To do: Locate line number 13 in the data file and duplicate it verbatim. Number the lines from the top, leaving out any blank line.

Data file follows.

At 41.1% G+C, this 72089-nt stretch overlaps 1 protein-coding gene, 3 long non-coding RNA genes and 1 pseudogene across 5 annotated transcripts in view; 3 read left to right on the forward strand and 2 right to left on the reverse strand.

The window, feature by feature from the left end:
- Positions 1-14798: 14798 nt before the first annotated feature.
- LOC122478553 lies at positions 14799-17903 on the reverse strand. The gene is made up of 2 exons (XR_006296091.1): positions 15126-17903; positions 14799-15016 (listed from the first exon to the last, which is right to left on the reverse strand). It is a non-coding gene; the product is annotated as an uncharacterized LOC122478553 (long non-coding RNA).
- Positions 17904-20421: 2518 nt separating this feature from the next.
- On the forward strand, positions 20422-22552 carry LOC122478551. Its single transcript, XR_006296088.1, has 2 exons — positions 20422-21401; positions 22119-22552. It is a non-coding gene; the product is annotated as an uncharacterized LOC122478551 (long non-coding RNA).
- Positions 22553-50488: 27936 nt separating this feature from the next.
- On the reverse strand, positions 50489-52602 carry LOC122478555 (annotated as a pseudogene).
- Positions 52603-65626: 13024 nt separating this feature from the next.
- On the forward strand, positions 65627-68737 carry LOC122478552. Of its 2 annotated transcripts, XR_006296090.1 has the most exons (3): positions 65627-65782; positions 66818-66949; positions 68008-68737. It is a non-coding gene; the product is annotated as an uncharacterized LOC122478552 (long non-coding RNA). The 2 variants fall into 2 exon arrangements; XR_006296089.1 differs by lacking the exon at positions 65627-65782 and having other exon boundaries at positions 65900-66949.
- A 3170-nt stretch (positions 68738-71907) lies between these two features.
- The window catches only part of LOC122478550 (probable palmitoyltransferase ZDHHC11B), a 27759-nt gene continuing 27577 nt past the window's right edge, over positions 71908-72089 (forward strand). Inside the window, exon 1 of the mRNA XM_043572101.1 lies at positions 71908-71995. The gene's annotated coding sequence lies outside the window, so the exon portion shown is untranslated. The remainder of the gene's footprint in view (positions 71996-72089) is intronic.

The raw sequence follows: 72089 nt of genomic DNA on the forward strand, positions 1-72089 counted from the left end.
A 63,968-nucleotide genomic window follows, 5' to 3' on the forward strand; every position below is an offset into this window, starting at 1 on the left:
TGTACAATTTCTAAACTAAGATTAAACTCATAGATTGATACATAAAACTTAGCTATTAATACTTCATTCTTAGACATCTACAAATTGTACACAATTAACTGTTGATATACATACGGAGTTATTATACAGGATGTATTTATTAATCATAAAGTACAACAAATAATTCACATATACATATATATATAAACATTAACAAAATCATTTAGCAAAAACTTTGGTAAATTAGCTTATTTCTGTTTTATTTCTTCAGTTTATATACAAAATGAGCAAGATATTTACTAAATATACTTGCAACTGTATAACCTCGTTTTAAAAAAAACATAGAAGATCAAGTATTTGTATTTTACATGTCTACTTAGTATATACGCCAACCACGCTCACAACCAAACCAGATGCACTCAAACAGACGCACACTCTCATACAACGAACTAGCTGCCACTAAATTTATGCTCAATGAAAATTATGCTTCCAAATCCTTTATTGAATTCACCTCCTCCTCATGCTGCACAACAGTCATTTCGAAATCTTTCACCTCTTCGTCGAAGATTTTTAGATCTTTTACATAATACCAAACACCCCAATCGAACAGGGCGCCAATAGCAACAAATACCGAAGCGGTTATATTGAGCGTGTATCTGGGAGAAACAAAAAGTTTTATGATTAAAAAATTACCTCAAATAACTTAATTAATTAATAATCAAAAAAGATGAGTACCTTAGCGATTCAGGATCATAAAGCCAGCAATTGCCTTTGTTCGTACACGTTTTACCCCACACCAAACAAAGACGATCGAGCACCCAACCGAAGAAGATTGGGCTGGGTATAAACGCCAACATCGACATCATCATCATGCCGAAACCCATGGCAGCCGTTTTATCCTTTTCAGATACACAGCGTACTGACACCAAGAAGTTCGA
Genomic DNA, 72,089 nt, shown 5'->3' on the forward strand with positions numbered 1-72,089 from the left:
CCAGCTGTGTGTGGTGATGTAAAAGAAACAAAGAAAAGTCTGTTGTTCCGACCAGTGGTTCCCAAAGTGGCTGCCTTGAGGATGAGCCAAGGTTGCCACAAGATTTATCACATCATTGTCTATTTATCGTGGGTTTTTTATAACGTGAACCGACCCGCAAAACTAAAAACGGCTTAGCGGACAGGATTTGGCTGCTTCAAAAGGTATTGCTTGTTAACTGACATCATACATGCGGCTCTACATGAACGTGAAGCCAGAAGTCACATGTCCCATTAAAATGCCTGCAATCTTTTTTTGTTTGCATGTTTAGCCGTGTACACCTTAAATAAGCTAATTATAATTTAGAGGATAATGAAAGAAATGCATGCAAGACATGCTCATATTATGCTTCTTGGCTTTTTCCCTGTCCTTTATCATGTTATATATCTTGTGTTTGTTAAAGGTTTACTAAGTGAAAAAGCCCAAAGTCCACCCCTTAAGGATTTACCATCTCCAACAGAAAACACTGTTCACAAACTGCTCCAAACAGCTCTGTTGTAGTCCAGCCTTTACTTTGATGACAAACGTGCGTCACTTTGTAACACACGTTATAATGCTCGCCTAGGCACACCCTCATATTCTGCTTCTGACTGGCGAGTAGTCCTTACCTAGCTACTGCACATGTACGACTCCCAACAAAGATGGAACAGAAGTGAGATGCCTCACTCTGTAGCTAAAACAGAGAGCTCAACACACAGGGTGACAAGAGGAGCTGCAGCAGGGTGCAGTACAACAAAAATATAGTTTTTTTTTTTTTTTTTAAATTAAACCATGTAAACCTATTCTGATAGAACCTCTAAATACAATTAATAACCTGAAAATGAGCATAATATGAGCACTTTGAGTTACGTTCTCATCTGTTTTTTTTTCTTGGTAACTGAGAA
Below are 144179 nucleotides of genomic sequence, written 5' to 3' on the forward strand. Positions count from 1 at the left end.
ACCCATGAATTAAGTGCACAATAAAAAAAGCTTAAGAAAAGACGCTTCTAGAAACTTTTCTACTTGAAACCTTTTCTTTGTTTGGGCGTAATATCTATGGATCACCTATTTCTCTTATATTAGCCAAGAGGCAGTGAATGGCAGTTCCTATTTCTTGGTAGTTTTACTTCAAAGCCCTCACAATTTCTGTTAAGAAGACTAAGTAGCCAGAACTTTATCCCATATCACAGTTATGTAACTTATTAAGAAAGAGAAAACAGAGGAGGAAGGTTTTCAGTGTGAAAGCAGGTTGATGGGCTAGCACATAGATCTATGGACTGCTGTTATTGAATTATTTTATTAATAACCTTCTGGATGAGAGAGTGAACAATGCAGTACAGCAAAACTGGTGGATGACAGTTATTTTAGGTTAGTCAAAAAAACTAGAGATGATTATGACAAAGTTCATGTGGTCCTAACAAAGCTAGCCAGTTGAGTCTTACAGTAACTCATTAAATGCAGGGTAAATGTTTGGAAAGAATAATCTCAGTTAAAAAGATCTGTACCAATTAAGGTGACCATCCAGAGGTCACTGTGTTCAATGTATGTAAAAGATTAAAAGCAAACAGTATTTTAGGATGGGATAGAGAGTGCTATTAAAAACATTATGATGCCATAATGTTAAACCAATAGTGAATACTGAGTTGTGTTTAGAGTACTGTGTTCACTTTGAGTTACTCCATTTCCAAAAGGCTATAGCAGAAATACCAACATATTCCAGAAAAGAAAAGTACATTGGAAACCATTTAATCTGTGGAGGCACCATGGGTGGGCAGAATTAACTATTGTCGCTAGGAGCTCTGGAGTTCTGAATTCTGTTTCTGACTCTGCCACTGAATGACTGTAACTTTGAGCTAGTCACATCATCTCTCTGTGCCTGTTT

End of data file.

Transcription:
The raw sequence follows: 72089 nt of genomic DNA on the forward strand, positions 1-72089 counted from the left end.